# If f (n) = o (g (n)) then 2 ^ (f (n)) = o (2 ^ (g (n)))?

At least if g (n) converges to positive infinity for n to positive infinity (if g (n) is not, then it is easy to find counterexamples).

Proof sketch:

Prerequsites: g (n) converges to positive infinity for n to positive infinity.

f (n) in o (g (n)) means:

```
for every eps > 0 exists a n0 so that for all n > n0 abs(f(n)) < abs(g(n)*eps).
```

Formulate it like this:

```
2^abs(f(n)) < 2^abs(g(n)*eps) = (2^eps)^g(n) (for n > n0).
```

For eps <1:

```
(2^eps)^n is in o(2^n) (as 2^eps < 2)
```

it follows that for any eps2> 0 there exists n1, so for all n> n1

`(2^eps)^n < eps2*(2^n).`

Selection eps2 = eps vields:

```
(2^eps)^n < eps*(2^n) for all n > n1 (n1 is dependent on eps)
```

Since g (n) → pos. inf. for n → pos. inf. there is n2 so that

```
g(n) > n1 for all n > n2
```

After that there is

```
(2^eps)^g(n) < eps*2^g(n) for all n > n2.
```

So, for every 0 <eps <1, there is n3> = max (n0, n2), so

```
2^abs(f(n)) < 2^abs(g(n)*eps) = (2^eps)^g(n) < eps*2^g(n) for all n > n3.
```

For each eps3> 1 also:

```
2^abs(f(n)) < eps*2^g(n) < eps3*2^g(n)
```

So, for every ep> 0 there is n3, so

```
2^abs(f(n)) < eps*2^g(n) for all n > n3
```

Becase 2 ^ f (n) 2 ^ abs (f (n)) for all n and 2 ^ x> 0 for all real x, then

```
abs(2^f(n)) < abs(eps*2^g(n)) for all n > n3
```

qed

If something is unclear or incorrect, please comment.

EDIT: Some thoughts on other g (n):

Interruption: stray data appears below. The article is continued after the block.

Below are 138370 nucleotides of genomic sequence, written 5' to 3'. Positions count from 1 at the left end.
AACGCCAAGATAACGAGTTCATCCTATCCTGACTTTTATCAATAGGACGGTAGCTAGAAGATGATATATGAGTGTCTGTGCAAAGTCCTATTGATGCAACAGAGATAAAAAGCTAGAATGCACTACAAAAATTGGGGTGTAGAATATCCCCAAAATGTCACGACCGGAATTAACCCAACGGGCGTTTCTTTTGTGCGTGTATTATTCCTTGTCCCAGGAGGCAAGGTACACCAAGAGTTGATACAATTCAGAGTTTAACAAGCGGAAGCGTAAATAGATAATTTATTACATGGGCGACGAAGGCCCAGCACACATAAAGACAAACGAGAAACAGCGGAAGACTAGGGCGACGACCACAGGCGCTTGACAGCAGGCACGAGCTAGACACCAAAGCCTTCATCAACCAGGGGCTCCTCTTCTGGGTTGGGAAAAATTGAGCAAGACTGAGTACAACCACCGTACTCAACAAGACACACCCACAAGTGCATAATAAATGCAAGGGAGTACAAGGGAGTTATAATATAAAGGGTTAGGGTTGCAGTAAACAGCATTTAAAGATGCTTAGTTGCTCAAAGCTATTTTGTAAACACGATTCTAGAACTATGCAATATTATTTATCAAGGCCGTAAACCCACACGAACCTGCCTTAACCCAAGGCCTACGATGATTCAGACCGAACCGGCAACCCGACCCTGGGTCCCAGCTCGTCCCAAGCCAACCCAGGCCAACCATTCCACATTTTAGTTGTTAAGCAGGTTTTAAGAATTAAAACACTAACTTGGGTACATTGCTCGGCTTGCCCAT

The subsequence g (n) is bounded, i.e. there is some x, so there is no n0 with abs (g (n))> = x for all n> n0:

o (g (n)) consists only of functions that are constant 0 after some n or converge to 0. Then 2 ^ g (n) also has a bounded subsequence, but 2 ^ f (n) is constant 1 after some point.

There is no n0, so g (n)> 0 for all n> n0:

2 ^ g (n) 1 if g (n) 0, so g (n) has a bounded subsequence meaning o (2 ^ g (n)) consists only of functions that are constant 0 after some n or converge to 0 ...

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Here's the answer. The result depends on the convergence properties of g (n).

Consider the associated limit first:

```
lim(x->inf) log_2 ((2^(f(n))) / (2^(g(n))))
=
lim(x->inf) ( log_2(2^(f(n))) - log_2(2^(g(n))) )
=
lim(x->inf) ( f(n) - g(n) ) = lim(x->inf) ( g(n) * f(n) / g(n) - g(n) )
=
lim(x->inf) ( -g(n) ) = - lim(x->inf) g(n)
```

... Now, to get this in the form of the original question in your post, IF it is mathematically correct to switch the limit and log (which I think it is), then we would have:

```
lim(x->inf) log_2 ((2^(f(n))) / (2^(g(n))))
=
log_2 lim(x->inf) ((2^(f(n))) / (2^(g(n)))).
```

Now let's move on to answering the question. If the value it is true that

`2^(f(n)) = o(2^(g(n))),`

then in the limit the right-hand side becomes

```
log_2 (0) = - inf
```

... so in this scenario it should be true that

`lim(x->inf) g(n) = inf`

This result seems to make sense. Let's consider `f(x) = exp(-x) and g(x) = 1 - exp(-x)`

. It is clear that in this example `f(x) = o(g(x))`

. However `2^(f(x)) is not o(2^(g(x)))`

, because

```
lim(x->inf) (2^exp(-x)) / (2^(1-exp(-x))) = 1/2.
```

But under the condition `f(x) = exp(x), g(x) = exp(2x)`

, where also `f(x) = o(g(x))`

and where `lim(x->inf) g(x) = inf`

, satisfying the above condition, we have

```
lim(x->inf) (2^exp(x)) / (2^exp(2x))
=
lim(x->inf) 1 / 2^(exp(x)*(exp(x) - 1)) = 0
```

so `2^(f(x)) = o(2^(g(x)))`

.

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Simple proof with example,

# If f (n) = O (g (n)) then 2 ^ (f (n)) is not equal to O (2 ^ g (n)))

Let f (n) = 2log n and g (n) = log n

(Suppose log is to base 2)

We know 2log n <= c (log n) so f (n) = O (g (n))

2 ^ (f (n)) = 2 ^ log n ^ 2 = n ^ 2

2 ^ (g (n)) = 2 ^ log n = n

We know
**n ^ 2 is not O (n)**

Hence **2 ^ (f (n)) is not equal to O (2 ^ g (n)))**

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